There’s a saying about writing historical fiction that I’m rather fond of – “you can make a lot of stuff up, but Lincoln has to be tall.” In this day and age, information is easier to get a hold of than ever before, and that can be a tremendous benefit to us novelists. However, that also means it’s easier to catch us red-handed if we don’t do our research. And in the age of the internet, you can be sure our sin will be found out. Yeah, our job as writers is to be a storyteller above all else, and I certainly believe in dramatic license. However, that’s not an excuse for us to not put any effort into researching whatever it is we’re writing about. Nothing can replace the traditional approach of going to a library or bookstore and doing some in-depth reading. My debut novel, The Brotherhood ...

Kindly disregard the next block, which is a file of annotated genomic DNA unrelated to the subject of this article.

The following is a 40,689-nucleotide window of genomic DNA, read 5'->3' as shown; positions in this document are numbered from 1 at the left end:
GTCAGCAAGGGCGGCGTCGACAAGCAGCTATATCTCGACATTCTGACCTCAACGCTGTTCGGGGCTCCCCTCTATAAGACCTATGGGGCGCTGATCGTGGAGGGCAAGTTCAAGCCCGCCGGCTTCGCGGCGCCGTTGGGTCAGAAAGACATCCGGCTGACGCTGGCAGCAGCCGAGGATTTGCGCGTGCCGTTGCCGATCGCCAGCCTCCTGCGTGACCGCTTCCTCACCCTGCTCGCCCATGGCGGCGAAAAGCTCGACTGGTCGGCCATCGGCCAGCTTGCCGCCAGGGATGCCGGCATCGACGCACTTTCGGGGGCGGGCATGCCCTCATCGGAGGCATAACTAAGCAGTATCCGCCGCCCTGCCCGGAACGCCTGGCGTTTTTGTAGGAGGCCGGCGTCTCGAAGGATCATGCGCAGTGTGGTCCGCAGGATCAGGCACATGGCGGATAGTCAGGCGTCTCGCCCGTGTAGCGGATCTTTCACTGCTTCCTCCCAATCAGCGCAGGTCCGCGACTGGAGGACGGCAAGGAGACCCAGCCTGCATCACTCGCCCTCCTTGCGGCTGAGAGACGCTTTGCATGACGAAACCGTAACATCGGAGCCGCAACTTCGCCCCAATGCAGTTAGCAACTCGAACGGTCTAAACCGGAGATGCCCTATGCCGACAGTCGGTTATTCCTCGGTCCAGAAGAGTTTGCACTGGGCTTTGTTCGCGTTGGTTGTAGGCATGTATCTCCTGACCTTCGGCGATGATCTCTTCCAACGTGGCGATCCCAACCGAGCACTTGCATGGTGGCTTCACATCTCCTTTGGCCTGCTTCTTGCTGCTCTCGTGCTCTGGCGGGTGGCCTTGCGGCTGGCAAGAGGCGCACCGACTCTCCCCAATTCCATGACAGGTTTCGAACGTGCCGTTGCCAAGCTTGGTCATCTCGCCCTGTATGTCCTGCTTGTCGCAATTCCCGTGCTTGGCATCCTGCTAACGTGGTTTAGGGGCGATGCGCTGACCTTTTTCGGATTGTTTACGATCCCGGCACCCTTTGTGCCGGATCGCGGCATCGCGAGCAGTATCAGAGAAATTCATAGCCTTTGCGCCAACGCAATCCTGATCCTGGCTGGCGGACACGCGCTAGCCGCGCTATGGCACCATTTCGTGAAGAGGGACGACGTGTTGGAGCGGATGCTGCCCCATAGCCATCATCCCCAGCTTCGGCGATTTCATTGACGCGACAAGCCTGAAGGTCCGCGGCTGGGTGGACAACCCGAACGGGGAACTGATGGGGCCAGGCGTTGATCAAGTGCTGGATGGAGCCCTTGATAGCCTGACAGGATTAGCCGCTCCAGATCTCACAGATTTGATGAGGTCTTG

Prehistoric Crisis: DinoRule Region of Jungle

We continue our journey of DinoRule to the region of Junglona or the jungle region according to the natives who live in the area. The natives are known as Junglonians which roughly translates to jungle people in their tongue. Here, for the most part, the natives live in modest huts. As seen above, the leaders and elders live in clay/brick keeps. The region of Junglona is rather hot and humid all year long. The summers tend to be rather humid while the winters the humidity tends to be a bit lower. Natives don’t mind the heat and humidity because there tends to be a regular dosage of rain yearly. The rain keeps the grass green and the trees with all their leaves. Drought is the last thing the residents of the jungle region have to worry about. The people in Junglona tend to be more dow...

Didn’t know it would be this hard.